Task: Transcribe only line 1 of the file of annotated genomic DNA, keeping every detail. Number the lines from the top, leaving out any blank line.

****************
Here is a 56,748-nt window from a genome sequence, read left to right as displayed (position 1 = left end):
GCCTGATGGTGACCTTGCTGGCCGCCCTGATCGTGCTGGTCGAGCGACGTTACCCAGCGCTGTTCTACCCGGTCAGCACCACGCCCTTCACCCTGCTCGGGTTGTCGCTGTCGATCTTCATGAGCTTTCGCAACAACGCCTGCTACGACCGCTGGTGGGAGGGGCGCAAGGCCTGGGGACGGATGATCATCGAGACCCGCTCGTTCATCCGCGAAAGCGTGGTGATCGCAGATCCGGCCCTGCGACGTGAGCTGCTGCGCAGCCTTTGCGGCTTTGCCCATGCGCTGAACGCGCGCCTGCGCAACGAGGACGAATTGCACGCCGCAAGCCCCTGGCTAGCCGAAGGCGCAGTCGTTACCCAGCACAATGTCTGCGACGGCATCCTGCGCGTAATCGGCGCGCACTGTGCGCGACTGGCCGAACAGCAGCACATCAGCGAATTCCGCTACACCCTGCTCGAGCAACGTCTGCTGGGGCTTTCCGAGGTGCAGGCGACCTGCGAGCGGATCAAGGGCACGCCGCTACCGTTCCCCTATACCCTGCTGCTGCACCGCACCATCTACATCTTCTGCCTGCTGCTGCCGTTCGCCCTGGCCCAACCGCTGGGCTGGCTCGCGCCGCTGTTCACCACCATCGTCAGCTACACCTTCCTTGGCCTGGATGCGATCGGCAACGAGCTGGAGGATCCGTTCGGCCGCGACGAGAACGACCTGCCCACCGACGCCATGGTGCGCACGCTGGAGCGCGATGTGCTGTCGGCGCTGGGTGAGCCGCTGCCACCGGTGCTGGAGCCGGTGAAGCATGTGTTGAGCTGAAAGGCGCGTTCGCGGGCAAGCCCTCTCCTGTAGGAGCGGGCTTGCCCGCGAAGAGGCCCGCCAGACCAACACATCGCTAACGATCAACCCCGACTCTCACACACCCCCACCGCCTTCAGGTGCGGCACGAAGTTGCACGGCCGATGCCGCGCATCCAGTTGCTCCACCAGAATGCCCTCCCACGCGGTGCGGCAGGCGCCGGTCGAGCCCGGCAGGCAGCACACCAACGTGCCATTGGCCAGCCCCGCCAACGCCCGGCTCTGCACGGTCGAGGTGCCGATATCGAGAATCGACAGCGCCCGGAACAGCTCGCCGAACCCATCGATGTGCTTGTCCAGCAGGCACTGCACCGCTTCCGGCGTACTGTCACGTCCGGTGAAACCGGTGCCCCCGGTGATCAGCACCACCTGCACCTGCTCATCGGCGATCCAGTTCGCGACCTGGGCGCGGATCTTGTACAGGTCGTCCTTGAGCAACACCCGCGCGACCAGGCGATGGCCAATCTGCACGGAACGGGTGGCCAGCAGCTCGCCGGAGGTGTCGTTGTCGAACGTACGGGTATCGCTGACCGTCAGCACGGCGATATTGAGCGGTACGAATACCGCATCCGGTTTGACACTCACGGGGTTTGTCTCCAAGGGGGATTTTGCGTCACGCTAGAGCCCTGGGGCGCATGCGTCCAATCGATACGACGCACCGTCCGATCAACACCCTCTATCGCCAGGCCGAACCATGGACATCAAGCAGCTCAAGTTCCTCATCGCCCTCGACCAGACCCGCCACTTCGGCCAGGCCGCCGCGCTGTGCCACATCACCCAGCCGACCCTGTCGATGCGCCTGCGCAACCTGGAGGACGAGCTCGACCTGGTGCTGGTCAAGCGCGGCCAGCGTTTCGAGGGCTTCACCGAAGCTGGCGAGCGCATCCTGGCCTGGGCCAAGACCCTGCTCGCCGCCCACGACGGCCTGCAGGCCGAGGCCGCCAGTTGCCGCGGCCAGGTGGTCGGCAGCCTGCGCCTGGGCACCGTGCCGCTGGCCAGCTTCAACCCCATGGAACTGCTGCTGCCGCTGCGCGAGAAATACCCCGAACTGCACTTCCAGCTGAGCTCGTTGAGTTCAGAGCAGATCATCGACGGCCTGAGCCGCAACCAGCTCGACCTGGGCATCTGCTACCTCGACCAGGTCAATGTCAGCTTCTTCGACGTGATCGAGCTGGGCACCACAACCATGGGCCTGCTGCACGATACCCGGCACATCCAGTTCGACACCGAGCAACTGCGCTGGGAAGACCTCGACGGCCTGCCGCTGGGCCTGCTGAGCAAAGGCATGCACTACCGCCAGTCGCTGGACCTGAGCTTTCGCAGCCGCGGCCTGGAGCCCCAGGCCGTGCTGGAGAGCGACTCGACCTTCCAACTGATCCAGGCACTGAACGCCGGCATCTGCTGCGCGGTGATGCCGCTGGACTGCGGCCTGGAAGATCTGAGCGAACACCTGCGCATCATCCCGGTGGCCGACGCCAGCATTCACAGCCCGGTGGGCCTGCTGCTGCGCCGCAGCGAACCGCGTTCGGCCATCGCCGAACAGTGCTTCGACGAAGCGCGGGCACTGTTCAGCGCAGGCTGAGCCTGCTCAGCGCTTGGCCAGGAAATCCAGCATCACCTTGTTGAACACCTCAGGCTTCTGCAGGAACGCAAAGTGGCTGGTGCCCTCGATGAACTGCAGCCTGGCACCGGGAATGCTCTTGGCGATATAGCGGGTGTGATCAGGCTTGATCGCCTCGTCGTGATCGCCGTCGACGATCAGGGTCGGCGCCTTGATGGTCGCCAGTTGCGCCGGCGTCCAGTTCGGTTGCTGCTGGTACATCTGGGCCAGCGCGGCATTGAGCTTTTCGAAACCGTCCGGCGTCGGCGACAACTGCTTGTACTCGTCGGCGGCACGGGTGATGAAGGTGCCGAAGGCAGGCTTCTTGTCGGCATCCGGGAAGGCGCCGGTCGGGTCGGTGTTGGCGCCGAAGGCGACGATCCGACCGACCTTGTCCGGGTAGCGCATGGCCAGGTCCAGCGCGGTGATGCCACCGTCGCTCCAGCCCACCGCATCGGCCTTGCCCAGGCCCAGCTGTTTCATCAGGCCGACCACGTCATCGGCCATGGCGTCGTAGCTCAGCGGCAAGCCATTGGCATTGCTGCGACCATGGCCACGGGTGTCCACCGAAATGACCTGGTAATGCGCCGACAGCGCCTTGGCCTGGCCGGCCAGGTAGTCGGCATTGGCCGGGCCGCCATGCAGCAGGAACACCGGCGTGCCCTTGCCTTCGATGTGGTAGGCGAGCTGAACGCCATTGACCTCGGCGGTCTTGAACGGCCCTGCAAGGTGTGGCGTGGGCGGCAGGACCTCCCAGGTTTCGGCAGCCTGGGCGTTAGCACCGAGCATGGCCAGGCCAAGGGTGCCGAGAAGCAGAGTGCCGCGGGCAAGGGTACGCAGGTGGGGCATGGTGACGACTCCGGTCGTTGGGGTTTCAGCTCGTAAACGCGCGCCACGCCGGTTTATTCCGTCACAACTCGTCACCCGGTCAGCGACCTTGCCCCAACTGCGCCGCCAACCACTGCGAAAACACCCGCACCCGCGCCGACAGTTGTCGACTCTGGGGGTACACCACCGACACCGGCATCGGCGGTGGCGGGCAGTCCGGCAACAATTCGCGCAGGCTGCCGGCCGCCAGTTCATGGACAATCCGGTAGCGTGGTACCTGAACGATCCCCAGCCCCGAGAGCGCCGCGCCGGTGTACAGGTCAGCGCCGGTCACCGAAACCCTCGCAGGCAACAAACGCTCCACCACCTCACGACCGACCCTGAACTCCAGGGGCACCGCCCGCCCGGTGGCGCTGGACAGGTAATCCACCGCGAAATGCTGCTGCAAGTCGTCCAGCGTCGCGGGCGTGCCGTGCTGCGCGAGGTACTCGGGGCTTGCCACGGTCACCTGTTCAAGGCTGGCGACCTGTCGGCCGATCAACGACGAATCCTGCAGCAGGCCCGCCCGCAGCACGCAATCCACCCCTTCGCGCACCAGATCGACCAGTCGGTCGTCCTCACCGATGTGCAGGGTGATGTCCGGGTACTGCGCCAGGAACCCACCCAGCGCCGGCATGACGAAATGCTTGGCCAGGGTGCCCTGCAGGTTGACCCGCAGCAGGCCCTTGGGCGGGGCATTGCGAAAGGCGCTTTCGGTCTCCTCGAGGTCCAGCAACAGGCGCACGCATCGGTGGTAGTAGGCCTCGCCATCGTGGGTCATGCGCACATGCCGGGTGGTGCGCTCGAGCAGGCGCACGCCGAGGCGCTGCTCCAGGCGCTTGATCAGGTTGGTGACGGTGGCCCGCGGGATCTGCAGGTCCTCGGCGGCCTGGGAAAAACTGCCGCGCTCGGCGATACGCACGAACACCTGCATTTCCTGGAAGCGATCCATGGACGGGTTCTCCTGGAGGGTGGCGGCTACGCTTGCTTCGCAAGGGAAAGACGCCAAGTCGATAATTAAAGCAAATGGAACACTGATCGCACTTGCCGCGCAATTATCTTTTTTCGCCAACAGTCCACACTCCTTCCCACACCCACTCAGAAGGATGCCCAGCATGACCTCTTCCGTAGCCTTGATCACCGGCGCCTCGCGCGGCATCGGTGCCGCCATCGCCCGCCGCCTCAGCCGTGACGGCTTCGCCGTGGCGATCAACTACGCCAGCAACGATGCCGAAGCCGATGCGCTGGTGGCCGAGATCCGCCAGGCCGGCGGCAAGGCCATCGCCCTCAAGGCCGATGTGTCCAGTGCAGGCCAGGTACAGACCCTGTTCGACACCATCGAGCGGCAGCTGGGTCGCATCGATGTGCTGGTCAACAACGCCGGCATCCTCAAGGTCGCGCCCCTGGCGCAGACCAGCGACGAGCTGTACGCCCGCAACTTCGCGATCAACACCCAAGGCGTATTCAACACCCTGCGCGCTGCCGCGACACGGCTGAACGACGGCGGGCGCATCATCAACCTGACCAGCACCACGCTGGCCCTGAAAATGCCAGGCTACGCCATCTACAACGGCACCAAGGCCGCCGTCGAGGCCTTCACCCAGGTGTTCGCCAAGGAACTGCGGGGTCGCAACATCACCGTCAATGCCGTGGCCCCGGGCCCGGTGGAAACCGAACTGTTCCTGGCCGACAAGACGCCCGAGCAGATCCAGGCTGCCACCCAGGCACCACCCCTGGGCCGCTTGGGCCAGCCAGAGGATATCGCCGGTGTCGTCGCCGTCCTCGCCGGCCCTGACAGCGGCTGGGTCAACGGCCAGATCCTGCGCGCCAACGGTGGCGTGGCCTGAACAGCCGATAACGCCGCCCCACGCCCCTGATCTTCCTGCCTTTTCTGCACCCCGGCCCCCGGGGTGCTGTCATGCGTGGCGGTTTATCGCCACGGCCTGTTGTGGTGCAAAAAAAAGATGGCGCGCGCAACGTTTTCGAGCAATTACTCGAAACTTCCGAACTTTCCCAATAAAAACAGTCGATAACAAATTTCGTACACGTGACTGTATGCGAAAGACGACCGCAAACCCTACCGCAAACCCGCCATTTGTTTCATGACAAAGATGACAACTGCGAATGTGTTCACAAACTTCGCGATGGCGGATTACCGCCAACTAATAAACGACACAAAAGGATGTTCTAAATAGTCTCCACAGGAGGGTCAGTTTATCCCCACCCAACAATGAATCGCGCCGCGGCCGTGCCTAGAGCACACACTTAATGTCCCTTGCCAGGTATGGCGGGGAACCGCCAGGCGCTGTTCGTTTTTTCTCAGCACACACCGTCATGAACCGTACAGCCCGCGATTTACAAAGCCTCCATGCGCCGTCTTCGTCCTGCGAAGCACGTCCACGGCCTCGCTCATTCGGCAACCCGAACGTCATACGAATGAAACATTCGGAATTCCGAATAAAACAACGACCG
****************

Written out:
Here is a 56,748-nt window from a genome sequence, read left to right as displayed (position 1 = left end):